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Have You Ever Dropped A Glass On The Floor And It Did Not Break?

by Brenda Floors, Community Liaison Manager, MAG Libya | MAG (Mines Advisory Group)
Thursday, 20 February 2014 11:38 GMT

* Any views expressed in this article are those of the author and not of Thomson Reuters Foundation.

Two-and-a-half years after the fall of the Gaddafi regime, Libya continues to suffer from a wide proliferation of explosive items and small arms that threaten civilians.

Amongst those most at risk of coming into contact with landmines, arms and ammunition left behind after fighting are curious children, people wanting to protect themselves, and scrap collectors looking to make a living.

One person who our Community Liaison staff talked to in the city of Misrata told us of a recent incident involving her brother’s weapon, which went off accidentally inside the house; luckily, nobody was hurt.

Another woman had a less fortunate story: her brother-in-law was killed in his backyard, when the bullet he fired in the air to shoot a bird fell down and hit him straight in the heart.

MAG’s Community Liaison programme protects Libyans of all ages and backgrounds by discouraging risk-taking behaviour and promoting safety. This ‘Risk Education’ can take many forms, depending on who the safety messages are aimed at, including presentations, media campaigns, leaflets, video, songs and games.

Earlier this month, 52 volunteers who are being trained by International Medical Corps to help and provide basic medical services at community centres throughout Misrata, took a day off from their studies to attend a Risk Education session – to benefit themselves and their families, plus the people they’d be meeting in their new roles.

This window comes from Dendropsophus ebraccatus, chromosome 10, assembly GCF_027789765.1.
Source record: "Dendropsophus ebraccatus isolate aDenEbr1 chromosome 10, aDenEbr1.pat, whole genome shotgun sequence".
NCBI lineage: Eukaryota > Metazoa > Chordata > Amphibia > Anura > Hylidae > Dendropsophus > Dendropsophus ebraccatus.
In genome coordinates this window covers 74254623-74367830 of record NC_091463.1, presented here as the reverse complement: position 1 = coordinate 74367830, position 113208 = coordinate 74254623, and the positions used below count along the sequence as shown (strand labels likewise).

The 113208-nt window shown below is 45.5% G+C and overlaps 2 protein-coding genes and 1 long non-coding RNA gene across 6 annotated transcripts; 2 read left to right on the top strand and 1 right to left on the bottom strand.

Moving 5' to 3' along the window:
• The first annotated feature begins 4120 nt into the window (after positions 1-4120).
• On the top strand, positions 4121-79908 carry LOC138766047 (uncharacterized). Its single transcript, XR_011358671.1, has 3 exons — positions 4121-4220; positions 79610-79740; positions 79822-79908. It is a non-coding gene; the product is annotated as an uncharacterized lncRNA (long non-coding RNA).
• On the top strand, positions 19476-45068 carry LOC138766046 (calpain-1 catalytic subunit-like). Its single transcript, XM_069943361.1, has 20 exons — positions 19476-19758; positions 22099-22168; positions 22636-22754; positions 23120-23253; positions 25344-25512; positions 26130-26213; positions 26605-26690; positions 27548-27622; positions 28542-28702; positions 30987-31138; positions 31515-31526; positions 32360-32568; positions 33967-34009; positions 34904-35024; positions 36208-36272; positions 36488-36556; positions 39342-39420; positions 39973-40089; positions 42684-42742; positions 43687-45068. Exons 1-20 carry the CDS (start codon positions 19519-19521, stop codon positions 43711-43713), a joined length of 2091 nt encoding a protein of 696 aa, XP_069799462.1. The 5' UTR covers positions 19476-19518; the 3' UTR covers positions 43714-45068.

"Many of the people coming to our centres have been in accidents involving landmines or UXO [unexploded ordnance], and SALW [small arms and light weapons], and still don’t fully understand the danger," says IMC’s Mohamed Salama.

"After this [training by MAG], our volunteers are better equipped to raise awareness on these risks, and hopefully prevent others from losing their limbs or their lives."

At the session, Khadija, one of MAG’s most experienced Community Liaison specialists in Libya, repeats the message that you should never move or tamper with UXO or SALW. Some of the audience look a bit puzzled at this. One woman recalls how her husband would carry a rocket-propelled grenade (RPG) from one room to another without anything going wrong.

"Have you ever dropped a glass on the floor and it did not break?" asks Khadija. Many women nod. "Does that mean that glass will not break the next time you drop it?"’ All the women now smile and shake their heads. Khadija’s capacity to make the risk education sessions comprehensible for any audience is one of her biggest strengths.

Houda Bin Salah*, one of the participants, told us afterwards: "This is what our young boys and our men need to hear. I hope that MAG can come to all our schools, colleges and universities and talk to our sons, as they are most at risk."

In January 2014 alone, MAG’s Community Liaison team in Misrata gave 70 of these safety awareness sessions, to 1,548 people, including 1,017 boys and girls.

Additionally, the distribution of Risk Education materials, such as posters, brochures, and children’s colouring pictures and story booklets, has ensured that a further 21,987 friends and family members have also benefited.

 MAG began its Community Liaison programme in Misrata in July 2012 and will continue to work with the IMC and other organisations and institutions to raise awareness on the dangers of mines, UXO and SALW. Our Community Liaison teams work alongside MAG’s Mine Action Teams, which engage in Battle Area Clearance and Explosive Ordnance Disposal in Libya.

For more on MAG's work in Libya, please go to www.maginternational.org/libya.